Child Development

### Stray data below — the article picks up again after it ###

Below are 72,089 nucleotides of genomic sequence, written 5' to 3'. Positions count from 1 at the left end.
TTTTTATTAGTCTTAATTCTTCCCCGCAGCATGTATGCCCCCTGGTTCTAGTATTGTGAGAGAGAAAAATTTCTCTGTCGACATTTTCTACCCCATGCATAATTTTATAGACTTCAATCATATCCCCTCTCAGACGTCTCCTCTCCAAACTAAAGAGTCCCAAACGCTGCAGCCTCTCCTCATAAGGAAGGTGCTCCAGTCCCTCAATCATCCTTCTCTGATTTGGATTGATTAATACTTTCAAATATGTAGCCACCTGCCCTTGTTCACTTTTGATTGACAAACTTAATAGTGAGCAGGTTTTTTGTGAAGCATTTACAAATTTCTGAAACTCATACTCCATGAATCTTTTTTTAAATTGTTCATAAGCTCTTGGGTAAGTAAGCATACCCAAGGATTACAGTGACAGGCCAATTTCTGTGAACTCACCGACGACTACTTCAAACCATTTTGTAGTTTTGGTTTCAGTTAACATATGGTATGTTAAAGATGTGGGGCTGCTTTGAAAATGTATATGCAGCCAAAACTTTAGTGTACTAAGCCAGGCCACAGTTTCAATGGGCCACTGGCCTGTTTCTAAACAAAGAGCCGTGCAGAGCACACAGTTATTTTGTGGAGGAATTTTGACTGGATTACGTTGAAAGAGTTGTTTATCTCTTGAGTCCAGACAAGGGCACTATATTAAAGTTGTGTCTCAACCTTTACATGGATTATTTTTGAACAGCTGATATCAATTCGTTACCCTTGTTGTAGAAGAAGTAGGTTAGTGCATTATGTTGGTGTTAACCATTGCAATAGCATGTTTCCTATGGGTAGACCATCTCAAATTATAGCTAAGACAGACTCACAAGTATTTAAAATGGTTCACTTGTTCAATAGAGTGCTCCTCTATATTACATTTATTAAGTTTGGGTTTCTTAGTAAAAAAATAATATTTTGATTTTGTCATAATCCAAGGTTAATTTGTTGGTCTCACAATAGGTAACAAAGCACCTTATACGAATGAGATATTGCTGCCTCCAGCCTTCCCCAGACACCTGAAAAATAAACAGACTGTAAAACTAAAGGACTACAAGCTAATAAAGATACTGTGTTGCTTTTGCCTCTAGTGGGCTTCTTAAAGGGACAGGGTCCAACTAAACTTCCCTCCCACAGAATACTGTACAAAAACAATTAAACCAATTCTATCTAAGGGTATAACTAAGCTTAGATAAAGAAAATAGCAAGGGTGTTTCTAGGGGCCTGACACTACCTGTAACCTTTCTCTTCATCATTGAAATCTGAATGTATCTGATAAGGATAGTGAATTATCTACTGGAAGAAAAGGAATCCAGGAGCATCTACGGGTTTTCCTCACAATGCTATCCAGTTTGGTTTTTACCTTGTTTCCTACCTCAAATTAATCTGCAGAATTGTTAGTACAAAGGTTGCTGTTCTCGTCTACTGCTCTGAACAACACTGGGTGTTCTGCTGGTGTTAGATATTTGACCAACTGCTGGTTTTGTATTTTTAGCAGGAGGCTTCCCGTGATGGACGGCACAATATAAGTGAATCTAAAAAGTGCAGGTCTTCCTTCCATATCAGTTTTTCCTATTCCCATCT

Thyroid hormones are major factors for the normal development of the brain. The mechanisms of actions of thyroid hormones in the developing brain are mainly mediated through two ligand-activated thyroid hormone receptor isoforms [50]. It is known that thyroid hormone deficiency may cause severe neurological disorders resulting from the deficit of neuronal cell differentiation and migration, axonal and dendritic outgrowth, myelin formation and synapto-genesis [23]. This is the situation well documented in iodine-deficient areas where the maternal circulating thyroxine concentrations are too low to provide adequate fetal levels particularly in the first trimester. Recent work has raised concern that in an iodine-sufficient area maternal thyroid dysfunction (hypothyroidism, subclinical hypothyroidism or hypothyroxinaemia) during pregnancy results in neuro-intellectual impairment of the child. Two studies, have shown that a low thyroid hormone concentration in early gestation can be associated with significant decrements of IQ of the children when tested at